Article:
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The monitor is equipped with a standard onscreen menu which differs from the previous model’s menu in one item only. It allows disabling the highlighting of the Power button. This is not a killer feature, of course, yet it is important for users who get annoyed at bright distracting LEDs in Power buttons.

The monitor has 100% brightness and 70% contrast by default. Choosing a higher contrast value results in a loss of light tones in the onscreen picture. To achieve a 100nit brightness of white I reduced the brightness setting to 51% and the contrast setting to 65%.

At the reduced contrast there appear barely visible stripes in color gradients. Dark tones never merge into one color whatever brightness/contrast settings you choose.

The monitor’s gamma curves are very close to the theoretical ones at the default settings, but sag at reduced contrast values. This is hard to see in practice, though, if you don’t know what to look for and cannot make a comparison with a calibrated monitor.

The color temperature setup is somewhat surprising. Among the three temperature modes (the user-defined mode coincides with the normal mode by default) there is no mode with a temperature of less than 7000K. Moreover, this temperature grows up more on gray. Thus, the monitor has accurately set-up color temperature modes, but each of them yields a very cold color.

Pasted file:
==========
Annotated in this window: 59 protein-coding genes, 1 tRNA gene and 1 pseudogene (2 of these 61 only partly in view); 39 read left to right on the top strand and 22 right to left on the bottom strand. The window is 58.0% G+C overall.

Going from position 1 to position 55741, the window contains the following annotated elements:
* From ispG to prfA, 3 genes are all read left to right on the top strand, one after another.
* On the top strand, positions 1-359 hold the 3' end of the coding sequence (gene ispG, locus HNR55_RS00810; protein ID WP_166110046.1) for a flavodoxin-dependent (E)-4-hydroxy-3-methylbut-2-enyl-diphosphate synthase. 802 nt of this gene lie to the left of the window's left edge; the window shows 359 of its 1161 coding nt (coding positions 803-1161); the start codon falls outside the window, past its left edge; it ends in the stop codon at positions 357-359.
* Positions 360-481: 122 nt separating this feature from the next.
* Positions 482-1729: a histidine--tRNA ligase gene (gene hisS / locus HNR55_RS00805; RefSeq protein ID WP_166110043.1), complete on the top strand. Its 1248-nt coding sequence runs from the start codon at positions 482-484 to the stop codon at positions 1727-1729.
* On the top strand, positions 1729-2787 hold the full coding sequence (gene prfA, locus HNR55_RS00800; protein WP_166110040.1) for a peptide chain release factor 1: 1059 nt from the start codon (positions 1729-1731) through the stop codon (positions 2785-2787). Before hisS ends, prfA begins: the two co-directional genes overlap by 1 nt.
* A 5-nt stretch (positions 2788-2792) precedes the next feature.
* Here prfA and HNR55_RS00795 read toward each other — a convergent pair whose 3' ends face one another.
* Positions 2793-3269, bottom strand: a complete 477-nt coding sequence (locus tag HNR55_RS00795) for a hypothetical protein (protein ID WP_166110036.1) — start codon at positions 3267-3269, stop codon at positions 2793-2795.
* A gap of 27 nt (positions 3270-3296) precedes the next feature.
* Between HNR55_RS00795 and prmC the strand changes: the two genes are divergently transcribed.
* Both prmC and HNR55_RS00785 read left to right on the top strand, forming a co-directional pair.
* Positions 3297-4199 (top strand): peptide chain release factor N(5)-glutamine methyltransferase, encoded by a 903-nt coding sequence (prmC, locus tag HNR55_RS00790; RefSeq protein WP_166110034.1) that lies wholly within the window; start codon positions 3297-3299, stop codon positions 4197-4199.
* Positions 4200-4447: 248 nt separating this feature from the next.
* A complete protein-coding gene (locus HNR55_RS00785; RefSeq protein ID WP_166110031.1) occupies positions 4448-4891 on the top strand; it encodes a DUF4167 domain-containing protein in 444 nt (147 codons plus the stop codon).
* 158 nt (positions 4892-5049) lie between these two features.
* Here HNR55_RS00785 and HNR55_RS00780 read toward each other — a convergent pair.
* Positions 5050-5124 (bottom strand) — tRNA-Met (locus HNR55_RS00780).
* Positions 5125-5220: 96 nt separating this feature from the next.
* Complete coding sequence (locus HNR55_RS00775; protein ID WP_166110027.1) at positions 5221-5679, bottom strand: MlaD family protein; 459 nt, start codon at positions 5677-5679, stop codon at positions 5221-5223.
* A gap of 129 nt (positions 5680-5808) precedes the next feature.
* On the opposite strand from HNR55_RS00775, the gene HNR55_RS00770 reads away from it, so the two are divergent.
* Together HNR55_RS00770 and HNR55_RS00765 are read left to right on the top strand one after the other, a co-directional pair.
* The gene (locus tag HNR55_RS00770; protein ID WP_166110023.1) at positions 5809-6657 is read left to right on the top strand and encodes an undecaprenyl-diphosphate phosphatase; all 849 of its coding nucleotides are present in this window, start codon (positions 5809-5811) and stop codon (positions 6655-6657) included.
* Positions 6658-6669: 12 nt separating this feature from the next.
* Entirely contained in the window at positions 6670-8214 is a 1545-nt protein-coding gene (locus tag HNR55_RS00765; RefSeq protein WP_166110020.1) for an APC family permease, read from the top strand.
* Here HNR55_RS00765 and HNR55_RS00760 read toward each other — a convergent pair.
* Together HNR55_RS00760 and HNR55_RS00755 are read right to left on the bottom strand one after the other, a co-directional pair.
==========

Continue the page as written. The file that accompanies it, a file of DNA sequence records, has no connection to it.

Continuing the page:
Thanks to RTC, the monitor’s response time is very good. It is 3 milliseconds on average with a maximum of 5.6 milliseconds. The matrix is indeed very fast on any transition. It is among the fastest matrixes available today.

It is not without RTC errors, but within reasonable limits. An attentive user will spot image artifacts, I guess. The RTC error is 14.1% on average with a maximum of 43.7%. Transitions into dark colors are performed with a small or no error whereas transitions into lights are performed with a gross error. On the practical level it means that gray objects will be leaving a light trail when moving on a light background.

This monitor’s brightness and contrast parameters are a little better than average as TN matrixes go. I can’t see anything exceptional about them.

Thus, the LG L1970HR is a very average monitor in its class. It does not have any exceptional technical properties, except for its low response time, which may only be interesting for people who play dynamic games. The most surprising thing about this monitor is its color temperature setup that yields very cold colors in every mode and calls for a manual adjustment. Well, if you don’t think it a big deal, and you want a super-fast matrix with a reasonable level of RTC errors, with normal brightness and contrast, and at a low price, this monitor may suit you just fine.

 
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